By Sammy Bina
I don’t know about you all, but I have a problem sticking to one project. I’ve got boxes full of ideas that I scribbled down on post-its, napkins, and ticket stubs. I get ideas for stories in the most ridiculous places, and as soon as I get a chance, sit down and start writing. Sometimes I’ll write a hundred words, and sometimes I’ll write 20,000. And later I’ll look back on what I wrote and think to myself, ‘This isn’t so bad. I could really do something with it.’
The only problem is, I don’t.
I’ve currently got a file on my computer entitled ‘Graveyard,’ where I keep all of my unfinished stories. Some of them are just a chapter or two, and others are over a hundred pages long. I mean, that’s a pretty substantial amount in some cases! I’d clearly liked the idea enough to write about a third of the manuscript, so what made me stop? Why’d I give up?
To this day, I don’t have an answer to that question, though I’m leaning toward failed motivation. I still have a file of unfinished stories on my computer, and I’m still combating the habit of starting numerous projects. However, I recently adopted Nike’s well-known slogan: Just do it! And so far, it seems to be working. I even bought myself a new pair of Nikes, to serve as a constant reminder! (Okay, really, I just bought them because I wanted some weird colored sneakers, but we can pretend I did it as a more symbolic kind of thing.)
Motivation is a really important aspect of writing that can easily be overlooked. With the number of ideas we get each and every day, it’s not hard to move from one project to another. That first story seemed like a good idea at the time, but the second one was obviously better, and the third was definitely going to be a bestseller. So you went ahead and finished that last one, but completely forgot about the first two, which were potentially just as good. And why did you do it? A loss in motivation is definitely a potential suspect, among other things. Sometimes we just don’t have time to write, and our excitement over a particular project wanes. Or maybe you read a book that was eerily similar to your own. Maybe you hit a roadblock and don’t know what comes next. All of these things can spell danger for a story, so here’s what I’ve been doing to keep myself motivated lately – hopefully this helps!
Make a schedule. Now that school’s back in session for many of us, it can be hard to find time to write. Students need to worry about their homework and making it to class on time, and those not in school have jobs and families to take care of. Like all of you, as much as I’d like to be writing, I sometimes just can’t find the time. So, to make sure I get an hour or two to myself, I’ve set aside a time each week where all I’m allowed to do is write. From 9-10:30am on Saturday, I’m parked in front of Microsoft Word. Sure, I may have to sacrifice an hour of sleep, but by the end of that hour, even if I’ve only written a hundred words, I feel a lot better. So even if you can only spare an hour or two, pick a time to write, and stick to it. (“Stick to it,” “Just do it…” Are you sensing a trend here?)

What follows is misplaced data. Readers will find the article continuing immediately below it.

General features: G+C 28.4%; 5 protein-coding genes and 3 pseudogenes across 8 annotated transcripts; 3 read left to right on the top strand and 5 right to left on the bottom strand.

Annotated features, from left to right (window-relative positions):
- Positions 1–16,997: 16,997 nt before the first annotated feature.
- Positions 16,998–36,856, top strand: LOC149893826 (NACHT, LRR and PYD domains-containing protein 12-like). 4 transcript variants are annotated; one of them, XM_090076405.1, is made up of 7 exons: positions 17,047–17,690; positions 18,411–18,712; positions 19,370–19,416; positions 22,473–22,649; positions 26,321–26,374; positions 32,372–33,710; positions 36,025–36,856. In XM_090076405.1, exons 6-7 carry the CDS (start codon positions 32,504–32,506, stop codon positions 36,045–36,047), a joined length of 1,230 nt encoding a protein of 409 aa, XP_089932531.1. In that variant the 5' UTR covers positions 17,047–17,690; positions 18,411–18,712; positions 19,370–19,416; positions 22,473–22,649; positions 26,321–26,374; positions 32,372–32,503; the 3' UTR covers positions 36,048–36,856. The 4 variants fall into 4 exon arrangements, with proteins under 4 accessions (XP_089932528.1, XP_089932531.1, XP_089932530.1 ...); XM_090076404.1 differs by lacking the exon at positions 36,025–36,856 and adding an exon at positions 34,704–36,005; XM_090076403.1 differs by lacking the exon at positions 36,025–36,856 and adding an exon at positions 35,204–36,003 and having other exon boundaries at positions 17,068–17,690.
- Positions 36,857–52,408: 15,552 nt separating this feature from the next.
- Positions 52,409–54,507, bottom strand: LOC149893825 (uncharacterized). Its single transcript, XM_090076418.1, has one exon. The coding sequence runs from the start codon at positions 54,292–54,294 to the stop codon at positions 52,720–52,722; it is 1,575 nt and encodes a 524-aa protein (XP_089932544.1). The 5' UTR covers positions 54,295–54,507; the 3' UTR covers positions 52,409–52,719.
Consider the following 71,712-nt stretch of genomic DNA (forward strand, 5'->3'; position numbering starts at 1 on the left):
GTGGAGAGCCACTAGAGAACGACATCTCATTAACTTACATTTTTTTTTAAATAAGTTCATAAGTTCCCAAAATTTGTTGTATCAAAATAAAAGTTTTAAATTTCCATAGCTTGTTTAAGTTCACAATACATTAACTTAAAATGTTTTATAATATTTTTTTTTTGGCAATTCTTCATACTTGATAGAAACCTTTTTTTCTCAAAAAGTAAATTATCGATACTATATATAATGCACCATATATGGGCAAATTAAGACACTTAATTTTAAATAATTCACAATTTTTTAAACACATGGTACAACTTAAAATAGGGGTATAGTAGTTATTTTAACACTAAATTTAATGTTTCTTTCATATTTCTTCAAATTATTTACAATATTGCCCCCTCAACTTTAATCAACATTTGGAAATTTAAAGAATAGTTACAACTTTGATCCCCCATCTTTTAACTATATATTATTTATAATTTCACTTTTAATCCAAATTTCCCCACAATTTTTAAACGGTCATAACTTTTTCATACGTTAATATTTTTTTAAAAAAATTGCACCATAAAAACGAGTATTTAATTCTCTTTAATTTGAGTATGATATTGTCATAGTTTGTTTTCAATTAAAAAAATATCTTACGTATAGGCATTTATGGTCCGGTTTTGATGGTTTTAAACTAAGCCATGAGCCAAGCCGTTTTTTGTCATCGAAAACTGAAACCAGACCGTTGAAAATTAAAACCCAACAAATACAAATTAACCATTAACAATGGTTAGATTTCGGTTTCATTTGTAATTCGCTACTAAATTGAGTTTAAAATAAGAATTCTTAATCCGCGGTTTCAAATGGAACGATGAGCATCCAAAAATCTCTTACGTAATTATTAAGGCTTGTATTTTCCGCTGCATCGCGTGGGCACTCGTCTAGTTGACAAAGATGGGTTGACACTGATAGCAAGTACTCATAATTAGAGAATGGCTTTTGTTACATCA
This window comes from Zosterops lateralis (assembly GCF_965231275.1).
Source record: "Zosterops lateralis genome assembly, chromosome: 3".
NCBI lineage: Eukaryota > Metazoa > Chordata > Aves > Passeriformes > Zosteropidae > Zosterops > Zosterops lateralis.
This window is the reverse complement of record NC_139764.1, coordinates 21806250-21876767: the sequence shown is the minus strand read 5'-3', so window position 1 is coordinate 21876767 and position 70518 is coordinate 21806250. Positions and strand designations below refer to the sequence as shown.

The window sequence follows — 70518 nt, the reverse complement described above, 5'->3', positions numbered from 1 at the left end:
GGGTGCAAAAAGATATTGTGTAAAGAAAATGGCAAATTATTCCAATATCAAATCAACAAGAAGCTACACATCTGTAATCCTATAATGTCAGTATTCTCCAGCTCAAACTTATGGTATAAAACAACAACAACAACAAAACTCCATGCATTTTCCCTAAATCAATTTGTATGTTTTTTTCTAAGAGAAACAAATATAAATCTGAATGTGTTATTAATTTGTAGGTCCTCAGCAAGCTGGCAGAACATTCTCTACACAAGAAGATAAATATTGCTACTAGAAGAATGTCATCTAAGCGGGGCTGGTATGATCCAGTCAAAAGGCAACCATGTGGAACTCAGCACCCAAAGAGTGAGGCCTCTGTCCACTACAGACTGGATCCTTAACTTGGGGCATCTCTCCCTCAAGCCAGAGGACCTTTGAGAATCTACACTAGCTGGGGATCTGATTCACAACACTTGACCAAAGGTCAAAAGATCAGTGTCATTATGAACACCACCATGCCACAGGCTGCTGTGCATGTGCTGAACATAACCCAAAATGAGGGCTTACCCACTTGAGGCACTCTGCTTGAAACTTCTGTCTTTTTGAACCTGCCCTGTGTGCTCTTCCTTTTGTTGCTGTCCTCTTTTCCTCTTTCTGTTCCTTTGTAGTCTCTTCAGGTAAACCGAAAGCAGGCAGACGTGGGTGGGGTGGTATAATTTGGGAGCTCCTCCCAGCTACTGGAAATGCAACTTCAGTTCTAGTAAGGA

Make yourself a promise. I’m convinced I have writing OCD (or I’m a compulsive writing hoarder), because I bounce from one project to the next without much thought. I write what I want at that moment, and if I feel like writing something else the next day, I work on that instead. But a few weeks ago I made myself a promise: I wasn’t going to start any new projects until I’d finished at least one of the three currently being worked on. When I get an idea for a story now, I jot down a few notes in my notebook, and that’s the end of it. So far, the walls are holding.
Write a query letter. Someone suggested this to me a while back, and while I thought it sounded weird at the time, have come to find that it’s actually rather ingenious. By forcing yourself to come up with a general concept for your book, and talking about it as if you were pitching it to an agent, it helps to get ideas flowing. This, my friends, leads to motivation. Also a plus, when you finish your book, you won’t have to write a query letter; it’ll already be done!
Tell other people about your book. With this latest project of mine, I’ve been telling all of my roommates about it. Why, you ask? Won’t that annoy them? It probably does, but since they know what I’m working on, they tend to ask how it’s going. They’ll ask questions about the plot, or the characters, and it serves as a great way to keep me on my toes. I’ve definitely come up with a few ideas based on things my friends have said, or things they’ve suggested.
I know it can be hard to stick to one story sometimes, but the problem with having multiple projects is that sometimes nothing gets done! So today, if you’re in the same boat as me, consider the message Nike’s been preaching: just do it. Pick a story, and just write it. It may be easier said than done, but when you’ve got a finished product in your hand, it’s going to make it all worth it.
Sammy Bina is a fifth year college senior, with a BA in Creative Writing. She is currently querying her adult dystopian novel, THE AGE OF NEVER GROWING OLD, and working on a historical YA piece. She has been a staff member of her university’s literary journal for three years, and is currently an intern for the Elaine P. English literary agency. You can follow her on twitter, or check out her blog.